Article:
Fits-Hugh Curtis Syndrome

24

When may proctitis with mucopurulent discharge be a feature of chlamydia?

Due to rectal chlamydia following anal intercourse

25

What are the signs of chlamydia in women?

- Friable, inflamed cervix
- Mucopurulent endocervical discharge
- Abdominal tenderness
- Pelvic adnexal tenderness on bimanual palpation
- Cervical excitation

26

What are the signs of chlamydia in men?

- Epididymal tenderness
- Mucoid or mucopurulent discharge
- Perineal fullness due to prostatitis

27

What are the differentials for chlamydia?

- Gonorrhoea
- Trichomonas vaginalis
- UTI
- Bacterial vaginosis
- Endometriosis
- Urethral/vaginal foreign body
- Periurethral abscess

28

What test can identify chlamydia?

Nuclei acid amplification tests

29

How are samples for nucleic acid amplification tests obtained in suspected chlamydia?

- Vulvovaginal swab in women
- First catch urine specimen in men

30

How is a vulvovaginal swab for chlamydia performed?

- Swab inserted about 5cm into vagina and rotated gently for 10-30 seconds

31

How is a first catch urine specimen for chlamydia taken?

- Should not have passed urine for last hour
- Catch first 20ml of sample

32

What are the criteria for testing for chlamydia?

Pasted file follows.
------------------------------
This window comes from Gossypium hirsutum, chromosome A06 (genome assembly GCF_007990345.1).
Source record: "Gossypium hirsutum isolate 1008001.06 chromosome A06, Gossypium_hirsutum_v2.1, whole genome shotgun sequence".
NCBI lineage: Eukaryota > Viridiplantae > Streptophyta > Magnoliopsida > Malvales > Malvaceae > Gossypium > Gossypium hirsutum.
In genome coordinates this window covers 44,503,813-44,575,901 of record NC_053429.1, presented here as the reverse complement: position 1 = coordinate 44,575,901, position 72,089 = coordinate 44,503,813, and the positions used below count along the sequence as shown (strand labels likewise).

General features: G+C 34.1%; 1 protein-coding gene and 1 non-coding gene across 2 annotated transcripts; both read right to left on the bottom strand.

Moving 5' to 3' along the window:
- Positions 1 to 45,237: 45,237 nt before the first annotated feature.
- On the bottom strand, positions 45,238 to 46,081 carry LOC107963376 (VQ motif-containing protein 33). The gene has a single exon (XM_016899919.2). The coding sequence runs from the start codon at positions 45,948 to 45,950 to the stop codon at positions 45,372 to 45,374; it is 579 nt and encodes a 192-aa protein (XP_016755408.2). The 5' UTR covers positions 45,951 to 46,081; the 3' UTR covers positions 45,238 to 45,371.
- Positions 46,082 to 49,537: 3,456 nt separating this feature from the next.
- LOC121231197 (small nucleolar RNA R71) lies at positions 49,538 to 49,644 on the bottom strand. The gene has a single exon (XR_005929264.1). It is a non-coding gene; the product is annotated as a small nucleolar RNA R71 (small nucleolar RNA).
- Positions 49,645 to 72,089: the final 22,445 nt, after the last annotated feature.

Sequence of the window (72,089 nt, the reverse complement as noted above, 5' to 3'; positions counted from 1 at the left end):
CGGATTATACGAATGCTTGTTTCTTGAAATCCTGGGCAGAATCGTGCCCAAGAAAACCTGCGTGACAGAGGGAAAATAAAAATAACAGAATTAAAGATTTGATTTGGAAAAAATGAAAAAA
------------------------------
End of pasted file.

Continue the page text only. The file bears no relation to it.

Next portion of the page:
- Symptoms of infection
- Sexual partners of people suspected for chlamydia
- All sexually active people under 25 annually (more often if changed partner)
- People under 25 who have been treated in last 3 months
- People who have concerns of exposure
- All women for TOP
- All those in GUM clinic
- Women being fitted with IUD and at risk of UTI

33

What does management of chlamydia include?

- Antibiotics
- Screening for other STI’s
- Partner notification

34

What is the first line treatment for uncomplicated chlamydia?

- Single dose of 1g azithromycin

35

What is an alternative to single dose treatment for chlamydia?

Doxycycline 100mg BD for 7 days

36

If doxycycline and azithromycin are contraindicated what can be given for chlamydia?

- Erythromycin 500mg BD for 10-14 days

37

What antibiotics should be given for chlamydia in pregnancy?

- Azithromycin 1g
- Erythromycin 500mg QDS for 7 days or BD for 14 days

38

When is test of cure advised in chlamydia?

- Pregnancy
- Persistent symptoms
- Non-compliance
- Re-exposed

39

When should test of cure be performed if required?

At least 3 weeks after treatment

40

What could cause a second positive result after chlamydia treatment?

- Poor adherence
- Re-infection
- Inadequacy of treatment
- False positive

41

When should a person detected positive on screening for chlamydia have a re-test?

3 months later

42

What is the ‘look back’ period for contact tracing in a male with urethral symptoms of chlamydia?

- 4 weeks prior to symptoms